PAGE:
The building bridges initiative: learning with, from and about to create an interprofessional end-of-life program
In this paper, the authors outline the rationale, planning, delivery, results, evaluation and knowledge transfer strategies employed in offering an eight-hour education day offered 12 times in 2010, to a total of 200 staff in three Toronto General Hospital (TGH) intensive care units (ICU) at the University Health Network (UHN). The integration of members from the point-of-care staff teams into the planning, development, presentation and attendance was a critical success factor for this initiative. Organizers and participants had the opportunity to build bridges with each other and across teams and programs by engaging in interprofessional learning, sharing narratives and consolidating increasing awareness of resources with facilitation from staff from nursing, medicine, palliative care, bioethics, social work, physiotherapy, respiratory therapy, wellness and spiritual care. The format, which will be outlined with examples and stories of engagement, included an opportunity to explore common elements of ICU work including moral distress, demonstrated wellness and team communication strategies, as well as the introduction of an interprofessional patient/family meeting checklist reviewed and evaluated by participants. An assessment of quality of life in an ICU was explored using a panel, case study and discussion. The results of the evaluation, which included a qualitative reflection on collaborative themes, a program evaluation and an individual learning assessment, will be discussed, as well as sustainability and transferability possibilities specific to interprofessional programming and team development.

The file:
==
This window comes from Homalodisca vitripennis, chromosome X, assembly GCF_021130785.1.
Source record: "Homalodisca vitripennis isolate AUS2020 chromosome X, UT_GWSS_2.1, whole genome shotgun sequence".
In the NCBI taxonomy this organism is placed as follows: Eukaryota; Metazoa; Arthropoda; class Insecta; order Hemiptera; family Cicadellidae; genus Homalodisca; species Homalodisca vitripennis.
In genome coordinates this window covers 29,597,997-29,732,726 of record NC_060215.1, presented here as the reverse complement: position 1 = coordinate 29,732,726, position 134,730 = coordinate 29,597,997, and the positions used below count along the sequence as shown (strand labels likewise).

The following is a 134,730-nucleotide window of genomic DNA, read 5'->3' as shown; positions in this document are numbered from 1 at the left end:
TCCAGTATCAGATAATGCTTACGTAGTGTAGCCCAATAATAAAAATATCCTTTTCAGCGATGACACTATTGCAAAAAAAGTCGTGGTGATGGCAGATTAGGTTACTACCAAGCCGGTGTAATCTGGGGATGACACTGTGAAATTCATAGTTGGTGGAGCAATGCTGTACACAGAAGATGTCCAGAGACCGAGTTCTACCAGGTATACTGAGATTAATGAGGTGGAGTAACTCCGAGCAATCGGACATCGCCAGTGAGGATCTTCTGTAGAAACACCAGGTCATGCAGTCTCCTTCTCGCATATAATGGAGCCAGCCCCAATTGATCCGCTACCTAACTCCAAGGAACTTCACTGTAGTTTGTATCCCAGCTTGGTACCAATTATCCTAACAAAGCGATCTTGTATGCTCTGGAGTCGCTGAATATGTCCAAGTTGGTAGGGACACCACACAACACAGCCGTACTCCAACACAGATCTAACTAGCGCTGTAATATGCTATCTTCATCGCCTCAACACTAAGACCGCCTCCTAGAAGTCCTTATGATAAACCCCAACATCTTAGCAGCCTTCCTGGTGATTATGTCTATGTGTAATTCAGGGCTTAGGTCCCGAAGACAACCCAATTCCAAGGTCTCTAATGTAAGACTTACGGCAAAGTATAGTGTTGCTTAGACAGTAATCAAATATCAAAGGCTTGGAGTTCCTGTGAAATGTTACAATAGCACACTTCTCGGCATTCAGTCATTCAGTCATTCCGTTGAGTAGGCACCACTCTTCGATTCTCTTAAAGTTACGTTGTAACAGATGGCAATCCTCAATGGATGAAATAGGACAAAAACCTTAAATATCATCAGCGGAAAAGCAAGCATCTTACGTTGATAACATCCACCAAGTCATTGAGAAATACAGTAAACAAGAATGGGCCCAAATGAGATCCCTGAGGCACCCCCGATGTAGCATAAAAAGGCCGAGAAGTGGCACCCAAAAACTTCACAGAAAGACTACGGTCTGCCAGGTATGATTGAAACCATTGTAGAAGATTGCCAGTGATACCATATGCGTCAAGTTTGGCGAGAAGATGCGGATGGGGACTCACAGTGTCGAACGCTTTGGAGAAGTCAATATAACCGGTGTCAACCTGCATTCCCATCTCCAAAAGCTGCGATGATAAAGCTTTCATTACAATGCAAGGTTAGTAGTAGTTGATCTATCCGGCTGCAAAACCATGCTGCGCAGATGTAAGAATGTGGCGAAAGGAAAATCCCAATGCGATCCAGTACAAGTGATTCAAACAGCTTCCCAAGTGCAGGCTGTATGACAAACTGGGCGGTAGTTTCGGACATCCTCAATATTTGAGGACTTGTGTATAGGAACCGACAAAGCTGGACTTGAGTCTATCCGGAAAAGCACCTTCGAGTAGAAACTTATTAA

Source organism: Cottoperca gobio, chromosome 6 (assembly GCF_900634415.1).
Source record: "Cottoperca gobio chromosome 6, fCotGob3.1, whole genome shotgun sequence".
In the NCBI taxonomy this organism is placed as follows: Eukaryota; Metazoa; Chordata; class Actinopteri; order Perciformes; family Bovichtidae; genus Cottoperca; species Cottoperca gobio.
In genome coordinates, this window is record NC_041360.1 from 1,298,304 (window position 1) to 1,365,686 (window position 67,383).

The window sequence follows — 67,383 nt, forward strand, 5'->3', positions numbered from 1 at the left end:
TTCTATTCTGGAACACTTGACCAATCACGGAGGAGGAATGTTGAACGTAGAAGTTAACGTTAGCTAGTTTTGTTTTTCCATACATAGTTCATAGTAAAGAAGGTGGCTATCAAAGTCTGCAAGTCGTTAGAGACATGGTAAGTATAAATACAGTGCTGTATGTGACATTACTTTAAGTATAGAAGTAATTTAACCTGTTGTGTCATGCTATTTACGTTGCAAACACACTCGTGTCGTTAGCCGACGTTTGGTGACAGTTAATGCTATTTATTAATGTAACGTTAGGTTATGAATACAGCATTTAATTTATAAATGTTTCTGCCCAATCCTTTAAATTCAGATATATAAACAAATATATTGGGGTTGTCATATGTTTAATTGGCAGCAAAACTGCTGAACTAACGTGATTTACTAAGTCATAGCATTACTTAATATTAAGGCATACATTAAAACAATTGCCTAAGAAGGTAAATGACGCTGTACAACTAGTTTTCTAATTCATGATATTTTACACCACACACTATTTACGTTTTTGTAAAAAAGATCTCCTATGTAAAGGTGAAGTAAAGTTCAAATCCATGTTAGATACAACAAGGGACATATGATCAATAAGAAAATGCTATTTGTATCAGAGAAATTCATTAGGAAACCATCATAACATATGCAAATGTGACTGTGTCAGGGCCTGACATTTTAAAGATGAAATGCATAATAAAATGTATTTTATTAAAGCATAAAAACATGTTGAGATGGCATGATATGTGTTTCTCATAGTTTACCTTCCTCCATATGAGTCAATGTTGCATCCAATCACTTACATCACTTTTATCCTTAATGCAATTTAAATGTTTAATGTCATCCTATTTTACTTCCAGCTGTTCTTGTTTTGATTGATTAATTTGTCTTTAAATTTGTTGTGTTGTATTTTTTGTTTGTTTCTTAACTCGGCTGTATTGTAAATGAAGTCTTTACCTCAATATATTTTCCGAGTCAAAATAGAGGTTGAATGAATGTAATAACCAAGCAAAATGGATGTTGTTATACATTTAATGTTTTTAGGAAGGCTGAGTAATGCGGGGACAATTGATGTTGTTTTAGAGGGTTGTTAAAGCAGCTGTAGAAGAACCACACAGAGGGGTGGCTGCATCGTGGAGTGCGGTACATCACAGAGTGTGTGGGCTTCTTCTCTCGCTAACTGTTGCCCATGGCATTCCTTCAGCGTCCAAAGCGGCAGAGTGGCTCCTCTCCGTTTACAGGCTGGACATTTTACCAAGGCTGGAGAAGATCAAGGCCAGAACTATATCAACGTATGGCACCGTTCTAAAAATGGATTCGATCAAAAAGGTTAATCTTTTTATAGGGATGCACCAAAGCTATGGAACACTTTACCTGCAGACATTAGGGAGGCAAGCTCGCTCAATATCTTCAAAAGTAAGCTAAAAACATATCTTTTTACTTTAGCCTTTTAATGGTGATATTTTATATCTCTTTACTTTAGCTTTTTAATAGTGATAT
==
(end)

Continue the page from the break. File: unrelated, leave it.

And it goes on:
PubMed URL: http://www.ncbi.nlm.nih.gov/pubmed/23342937